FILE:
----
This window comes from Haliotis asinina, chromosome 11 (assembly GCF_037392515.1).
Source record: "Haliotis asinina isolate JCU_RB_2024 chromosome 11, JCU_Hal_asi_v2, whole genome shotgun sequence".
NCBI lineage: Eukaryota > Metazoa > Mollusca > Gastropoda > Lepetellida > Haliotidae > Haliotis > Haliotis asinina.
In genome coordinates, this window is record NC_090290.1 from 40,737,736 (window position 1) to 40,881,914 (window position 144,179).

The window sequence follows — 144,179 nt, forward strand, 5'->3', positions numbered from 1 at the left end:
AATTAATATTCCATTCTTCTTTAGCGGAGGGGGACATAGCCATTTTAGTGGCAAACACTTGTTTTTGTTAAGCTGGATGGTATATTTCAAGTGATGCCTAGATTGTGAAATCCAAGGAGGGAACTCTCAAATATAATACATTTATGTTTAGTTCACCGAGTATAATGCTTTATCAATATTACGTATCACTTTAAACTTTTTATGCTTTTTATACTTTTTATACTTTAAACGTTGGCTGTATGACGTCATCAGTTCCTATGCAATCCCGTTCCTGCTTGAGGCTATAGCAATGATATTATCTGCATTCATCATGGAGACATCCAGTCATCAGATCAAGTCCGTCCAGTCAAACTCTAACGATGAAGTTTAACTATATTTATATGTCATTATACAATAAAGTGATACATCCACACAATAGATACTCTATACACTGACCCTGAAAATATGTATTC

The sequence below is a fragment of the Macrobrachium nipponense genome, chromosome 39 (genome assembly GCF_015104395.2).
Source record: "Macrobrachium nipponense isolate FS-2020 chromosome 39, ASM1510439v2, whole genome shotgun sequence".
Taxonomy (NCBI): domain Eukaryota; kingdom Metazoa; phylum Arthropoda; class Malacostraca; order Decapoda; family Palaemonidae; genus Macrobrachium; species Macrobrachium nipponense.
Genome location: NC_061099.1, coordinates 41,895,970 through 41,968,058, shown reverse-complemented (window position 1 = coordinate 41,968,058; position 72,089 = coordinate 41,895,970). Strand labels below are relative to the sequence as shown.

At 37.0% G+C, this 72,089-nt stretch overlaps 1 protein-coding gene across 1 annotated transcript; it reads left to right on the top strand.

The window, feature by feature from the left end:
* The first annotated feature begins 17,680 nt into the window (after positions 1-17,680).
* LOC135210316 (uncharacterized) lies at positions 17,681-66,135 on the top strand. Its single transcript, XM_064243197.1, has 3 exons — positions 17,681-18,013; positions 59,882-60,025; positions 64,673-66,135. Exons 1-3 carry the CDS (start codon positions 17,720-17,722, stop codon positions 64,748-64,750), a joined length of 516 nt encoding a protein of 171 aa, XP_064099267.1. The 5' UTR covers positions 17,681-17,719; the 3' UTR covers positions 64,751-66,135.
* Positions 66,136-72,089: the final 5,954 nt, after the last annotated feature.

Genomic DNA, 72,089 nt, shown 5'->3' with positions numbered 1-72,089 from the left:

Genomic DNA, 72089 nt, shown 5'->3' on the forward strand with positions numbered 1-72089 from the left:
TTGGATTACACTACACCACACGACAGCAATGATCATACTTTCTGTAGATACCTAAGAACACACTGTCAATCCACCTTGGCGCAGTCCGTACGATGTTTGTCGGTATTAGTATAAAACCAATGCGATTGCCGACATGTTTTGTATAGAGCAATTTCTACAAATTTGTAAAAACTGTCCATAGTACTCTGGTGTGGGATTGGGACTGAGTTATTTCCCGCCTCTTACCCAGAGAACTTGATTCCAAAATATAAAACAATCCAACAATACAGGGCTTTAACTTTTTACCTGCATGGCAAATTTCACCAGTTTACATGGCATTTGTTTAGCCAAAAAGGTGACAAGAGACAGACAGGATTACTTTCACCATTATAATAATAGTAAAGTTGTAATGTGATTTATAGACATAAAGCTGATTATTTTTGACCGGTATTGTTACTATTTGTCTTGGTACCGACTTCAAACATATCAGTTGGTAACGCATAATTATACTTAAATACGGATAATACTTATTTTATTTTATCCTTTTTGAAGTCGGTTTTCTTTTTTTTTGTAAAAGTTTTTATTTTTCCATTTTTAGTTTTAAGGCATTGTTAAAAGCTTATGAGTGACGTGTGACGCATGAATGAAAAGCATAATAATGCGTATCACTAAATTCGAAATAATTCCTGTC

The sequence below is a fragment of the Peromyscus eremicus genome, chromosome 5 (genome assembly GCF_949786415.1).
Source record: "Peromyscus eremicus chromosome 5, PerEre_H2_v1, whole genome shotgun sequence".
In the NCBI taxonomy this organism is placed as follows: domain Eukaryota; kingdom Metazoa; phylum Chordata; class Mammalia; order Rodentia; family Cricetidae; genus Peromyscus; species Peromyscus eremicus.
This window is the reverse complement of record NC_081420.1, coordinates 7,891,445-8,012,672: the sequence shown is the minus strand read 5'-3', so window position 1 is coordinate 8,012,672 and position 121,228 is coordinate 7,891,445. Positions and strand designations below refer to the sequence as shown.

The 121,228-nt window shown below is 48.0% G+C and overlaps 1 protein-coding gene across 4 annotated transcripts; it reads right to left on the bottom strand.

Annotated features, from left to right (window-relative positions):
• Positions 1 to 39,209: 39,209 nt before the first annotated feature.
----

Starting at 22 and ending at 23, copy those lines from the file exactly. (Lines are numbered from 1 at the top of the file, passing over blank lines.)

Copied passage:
This window is the reverse complement of record NC_081420.1, coordinates 7,891,445-8,012,672: the sequence shown is the minus strand read 5'-3', so window position 1 is coordinate 8,012,672 and position 121,228 is coordinate 7,891,445. Positions and strand designations below refer to the sequence as shown.

The 121,228-nt window shown below is 48.0% G+C and overlaps 1 protein-coding gene across 4 annotated transcripts; it reads right to left on the bottom strand.